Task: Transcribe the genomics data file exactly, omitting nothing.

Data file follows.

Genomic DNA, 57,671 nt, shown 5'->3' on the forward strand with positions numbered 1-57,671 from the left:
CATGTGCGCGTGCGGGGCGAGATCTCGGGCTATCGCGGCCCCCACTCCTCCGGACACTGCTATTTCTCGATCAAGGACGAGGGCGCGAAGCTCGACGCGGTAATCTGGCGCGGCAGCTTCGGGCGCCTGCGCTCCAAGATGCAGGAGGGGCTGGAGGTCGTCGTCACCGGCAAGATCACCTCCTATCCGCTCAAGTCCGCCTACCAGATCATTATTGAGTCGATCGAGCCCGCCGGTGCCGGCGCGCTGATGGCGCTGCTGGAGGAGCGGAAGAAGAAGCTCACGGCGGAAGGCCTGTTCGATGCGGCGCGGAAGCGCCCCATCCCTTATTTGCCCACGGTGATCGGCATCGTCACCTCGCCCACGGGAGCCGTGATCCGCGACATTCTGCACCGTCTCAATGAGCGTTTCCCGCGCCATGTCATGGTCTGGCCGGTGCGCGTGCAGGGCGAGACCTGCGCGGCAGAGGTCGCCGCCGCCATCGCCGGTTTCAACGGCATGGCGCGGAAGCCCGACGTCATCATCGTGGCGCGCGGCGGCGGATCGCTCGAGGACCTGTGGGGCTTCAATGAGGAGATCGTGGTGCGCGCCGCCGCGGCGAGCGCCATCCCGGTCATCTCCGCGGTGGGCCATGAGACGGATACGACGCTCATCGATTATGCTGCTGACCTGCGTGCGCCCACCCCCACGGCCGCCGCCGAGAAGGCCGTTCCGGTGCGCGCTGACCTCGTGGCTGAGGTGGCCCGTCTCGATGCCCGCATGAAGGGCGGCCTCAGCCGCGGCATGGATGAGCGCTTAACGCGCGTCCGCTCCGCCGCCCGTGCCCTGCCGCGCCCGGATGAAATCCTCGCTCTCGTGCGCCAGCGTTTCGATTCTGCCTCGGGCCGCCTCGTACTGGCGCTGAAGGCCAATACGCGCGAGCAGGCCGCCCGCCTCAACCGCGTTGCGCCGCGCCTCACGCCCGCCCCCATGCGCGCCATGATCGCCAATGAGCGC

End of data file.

Genomic DNA, 57,671 nt, shown 5'->3' on the forward strand with positions numbered 1-57,671 from the left:
CATGTGCGCGTGCGGGGCGAGATCTCGGGCTATCGCGGCCCCCACTCCTCCGGACACTGCTATTTCTCGATCAAGGACGAGGGCGCGAAGCTCGACGCGGTAATCTGGCGCGGCAGCTTCGGGCGCCTGCGCTCCAAGATGCAGGAGGGGCTGGAGGTCGTCGTCACCGGCAAGATCACCTCCTATCCGCTCAAGTCCGCCTACCAGATCATTATTGAGTCGATCGAGCCCGCCGGTGCCGGCGCGCTGATGGCGCTGCTGGAGGAGCGGAAGAAGAAGCTCACGGCGGAAGGCCTGTTCGATGCGGCGCGGAAGCGCCCCATCCCTTATTTGCCCACGGTGATCGGCATCGTCACCTCGCCCACGGGAGCCGTGATCCGCGACATTCTGCACCGTCTCAATGAGCGTTTCCCGCGCCATGTCATGGTCTGGCCGGTGCGCGTGCAGGGCGAGACCTGCGCGGCAGAGGTCGCCGCCGCCATCGCCGGTTTCAACGGCATGGCGCGGAAGCCCGACGTCATCATCGTGGCGCGCGGCGGCGGATCGCTCGAGGACCTGTGGGGCTTCAATGAGGAGATCGTGGTGCGCGCCGCCGCGGCGAGCGCCATCCCGGTCATCTCCGCGGTGGGCCATGAGACGGATACGACGCTCATCGATTATGCTGCTGACCTGCGTGCGCCCACCCCCACGGCCGCCGCCGAGAAGGCCGTTCCGGTGCGCGCTGACCTCGTGGCTGAGGTGGCCCGTCTCGATGCCCGCATGAAGGGCGGCCTCAGCCGCGGCATGGATGAGCGCTTAACGCGCGTCCGCTCCGCCGCCCGTGCCCTGCCGCGCCCGGATGAAATCCTCGCTCTCGTGCGCCAGCGTTTCGATTCTGCCTCGGGCCGCCTCGTACTGGCGCTGAAGGCCAATACGCGCGAGCAGGCCGCCCGCCTCAACCGCGTTGCGCCGCGCCTCACGCCCGCCCCCATGCGCGCCATGATCGCCAATGAGCGC